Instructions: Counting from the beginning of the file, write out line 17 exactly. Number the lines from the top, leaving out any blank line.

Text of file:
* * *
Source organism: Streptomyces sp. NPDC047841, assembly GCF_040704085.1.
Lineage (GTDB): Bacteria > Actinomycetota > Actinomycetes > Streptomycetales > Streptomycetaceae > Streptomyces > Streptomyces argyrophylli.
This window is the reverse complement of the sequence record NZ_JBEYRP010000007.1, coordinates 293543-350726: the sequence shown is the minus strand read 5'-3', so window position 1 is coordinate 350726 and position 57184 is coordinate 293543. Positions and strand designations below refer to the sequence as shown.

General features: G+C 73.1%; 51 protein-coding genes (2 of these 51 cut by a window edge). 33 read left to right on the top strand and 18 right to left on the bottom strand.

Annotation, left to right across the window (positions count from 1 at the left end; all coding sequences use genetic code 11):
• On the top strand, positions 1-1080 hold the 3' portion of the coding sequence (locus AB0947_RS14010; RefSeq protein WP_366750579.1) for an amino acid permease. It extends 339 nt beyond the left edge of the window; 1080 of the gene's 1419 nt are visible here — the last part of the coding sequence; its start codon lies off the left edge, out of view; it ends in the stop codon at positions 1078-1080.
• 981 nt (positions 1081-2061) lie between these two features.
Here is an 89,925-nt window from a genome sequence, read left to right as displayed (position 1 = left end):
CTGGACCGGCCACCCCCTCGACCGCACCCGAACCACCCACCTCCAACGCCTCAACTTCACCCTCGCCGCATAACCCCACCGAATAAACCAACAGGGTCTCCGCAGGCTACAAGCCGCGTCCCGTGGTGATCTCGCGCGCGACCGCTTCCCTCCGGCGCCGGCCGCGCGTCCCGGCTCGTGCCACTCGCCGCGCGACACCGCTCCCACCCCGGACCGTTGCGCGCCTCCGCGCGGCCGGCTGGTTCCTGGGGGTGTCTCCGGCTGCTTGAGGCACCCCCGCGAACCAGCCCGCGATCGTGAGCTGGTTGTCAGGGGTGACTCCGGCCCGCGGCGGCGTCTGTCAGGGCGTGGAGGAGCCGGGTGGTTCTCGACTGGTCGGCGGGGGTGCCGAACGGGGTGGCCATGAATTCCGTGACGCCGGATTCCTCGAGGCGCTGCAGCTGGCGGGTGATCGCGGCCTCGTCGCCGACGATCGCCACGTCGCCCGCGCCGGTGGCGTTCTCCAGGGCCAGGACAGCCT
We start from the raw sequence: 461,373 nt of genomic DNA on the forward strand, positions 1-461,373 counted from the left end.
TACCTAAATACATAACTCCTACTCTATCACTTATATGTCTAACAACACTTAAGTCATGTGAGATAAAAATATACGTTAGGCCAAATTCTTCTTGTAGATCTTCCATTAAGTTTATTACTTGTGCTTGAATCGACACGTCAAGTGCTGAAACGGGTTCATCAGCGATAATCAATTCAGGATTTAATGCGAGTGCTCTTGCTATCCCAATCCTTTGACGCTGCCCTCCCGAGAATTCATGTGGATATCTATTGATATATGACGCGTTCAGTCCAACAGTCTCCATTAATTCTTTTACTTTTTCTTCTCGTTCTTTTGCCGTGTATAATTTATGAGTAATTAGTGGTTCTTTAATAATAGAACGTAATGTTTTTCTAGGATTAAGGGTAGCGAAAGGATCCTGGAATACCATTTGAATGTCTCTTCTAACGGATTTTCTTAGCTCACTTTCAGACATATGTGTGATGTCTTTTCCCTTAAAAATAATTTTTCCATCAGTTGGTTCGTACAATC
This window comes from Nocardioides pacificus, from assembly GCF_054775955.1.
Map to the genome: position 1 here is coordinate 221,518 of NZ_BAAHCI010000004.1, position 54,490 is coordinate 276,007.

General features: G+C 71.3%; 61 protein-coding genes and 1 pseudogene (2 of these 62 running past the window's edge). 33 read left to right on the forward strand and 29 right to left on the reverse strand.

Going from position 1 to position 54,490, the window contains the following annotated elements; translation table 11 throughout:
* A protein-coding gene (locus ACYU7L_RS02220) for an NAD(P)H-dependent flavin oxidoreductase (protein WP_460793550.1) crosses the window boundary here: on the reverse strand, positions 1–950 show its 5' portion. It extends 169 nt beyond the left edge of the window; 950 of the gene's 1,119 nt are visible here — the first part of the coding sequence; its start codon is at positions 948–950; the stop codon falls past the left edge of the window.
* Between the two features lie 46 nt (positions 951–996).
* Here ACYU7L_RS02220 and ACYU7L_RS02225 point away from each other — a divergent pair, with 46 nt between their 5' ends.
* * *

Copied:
* Between the two features lie 46 nt (positions 951–996).